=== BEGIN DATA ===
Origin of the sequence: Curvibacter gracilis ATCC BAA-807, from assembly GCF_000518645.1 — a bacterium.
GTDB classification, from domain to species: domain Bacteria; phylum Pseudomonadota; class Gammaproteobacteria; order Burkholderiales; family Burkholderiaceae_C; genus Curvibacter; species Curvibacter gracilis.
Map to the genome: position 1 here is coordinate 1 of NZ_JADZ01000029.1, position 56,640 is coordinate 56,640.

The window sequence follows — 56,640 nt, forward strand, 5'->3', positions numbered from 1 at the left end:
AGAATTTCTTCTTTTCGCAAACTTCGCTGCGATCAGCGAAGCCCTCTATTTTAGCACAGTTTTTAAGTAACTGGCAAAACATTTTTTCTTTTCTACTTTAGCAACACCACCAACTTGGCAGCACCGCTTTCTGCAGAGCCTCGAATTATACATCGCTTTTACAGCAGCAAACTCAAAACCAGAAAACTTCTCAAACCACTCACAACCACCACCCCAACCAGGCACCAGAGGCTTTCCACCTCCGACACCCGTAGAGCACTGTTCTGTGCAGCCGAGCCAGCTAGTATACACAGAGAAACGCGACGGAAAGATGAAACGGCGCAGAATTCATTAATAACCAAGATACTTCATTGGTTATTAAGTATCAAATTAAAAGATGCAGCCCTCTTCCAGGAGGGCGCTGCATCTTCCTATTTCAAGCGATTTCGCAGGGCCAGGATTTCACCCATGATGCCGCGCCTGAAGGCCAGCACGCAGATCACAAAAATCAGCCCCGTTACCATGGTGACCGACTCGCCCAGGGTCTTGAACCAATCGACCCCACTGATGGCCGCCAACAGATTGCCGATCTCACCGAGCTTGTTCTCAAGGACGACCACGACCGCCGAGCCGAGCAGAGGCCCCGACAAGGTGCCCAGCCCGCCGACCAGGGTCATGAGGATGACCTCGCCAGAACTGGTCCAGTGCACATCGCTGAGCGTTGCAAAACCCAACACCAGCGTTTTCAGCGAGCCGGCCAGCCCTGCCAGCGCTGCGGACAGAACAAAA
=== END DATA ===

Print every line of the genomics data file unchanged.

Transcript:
Origin of the sequence: Curvibacter gracilis ATCC BAA-807, from assembly GCF_000518645.1 — a bacterium.
GTDB classification, from domain to species: domain Bacteria; phylum Pseudomonadota; class Gammaproteobacteria; order Burkholderiales; family Burkholderiaceae_C; genus Curvibacter; species Curvibacter gracilis.
Map to the genome: position 1 here is coordinate 1 of NZ_JADZ01000029.1, position 56,640 is coordinate 56,640.

The window sequence follows — 56,640 nt, forward strand, 5'->3', positions numbered from 1 at the left end:
AGAATTTCTTCTTTTCGCAAACTTCGCTGCGATCAGCGAAGCCCTCTATTTTAGCACAGTTTTTAAGTAACTGGCAAAACATTTTTTCTTTTCTACTTTAGCAACACCACCAACTTGGCAGCACCGCTTTCTGCAGAGCCTCGAATTATACATCGCTTTTACAGCAGCAAACTCAAAACCAGAAAACTTCTCAAACCACTCACAACCACCACCCCAACCAGGCACCAGAGGCTTTCCACCTCCGACACCCGTAGAGCACTGTTCTGTGCAGCCGAGCCAGCTAGTATACACAGAGAAACGCGACGGAAAGATGAAACGGCGCAGAATTCATTAATAACCAAGATACTTCATTGGTTATTAAGTATCAAATTAAAAGATGCAGCCCTCTTCCAGGAGGGCGCTGCATCTTCCTATTTCAAGCGATTTCGCAGGGCCAGGATTTCACCCATGATGCCGCGCCTGAAGGCCAGCACGCAGATCACAAAAATCAGCCCCGTTACCATGGTGACCGACTCGCCCAGGGTCTTGAACCAATCGACCCCACTGATGGCCGCCAACAGATTGCCGATCTCACCGAGCTTGTTCTCAAGGACGACCACGACCGCCGAGCCGAGCAGAGGCCCCGACAAGGTGCCCAGCCCGCCGACCAGGGTCATGAGGATGACCTCGCCAGAACTGGTCCAGTGCACATCGCTGAGCGTTGCAAAACCCAACACCAGCGTTTTCAGCGAGCCGGCCAGCCCTGCCAGCGCTGCGGACAGAACAAAA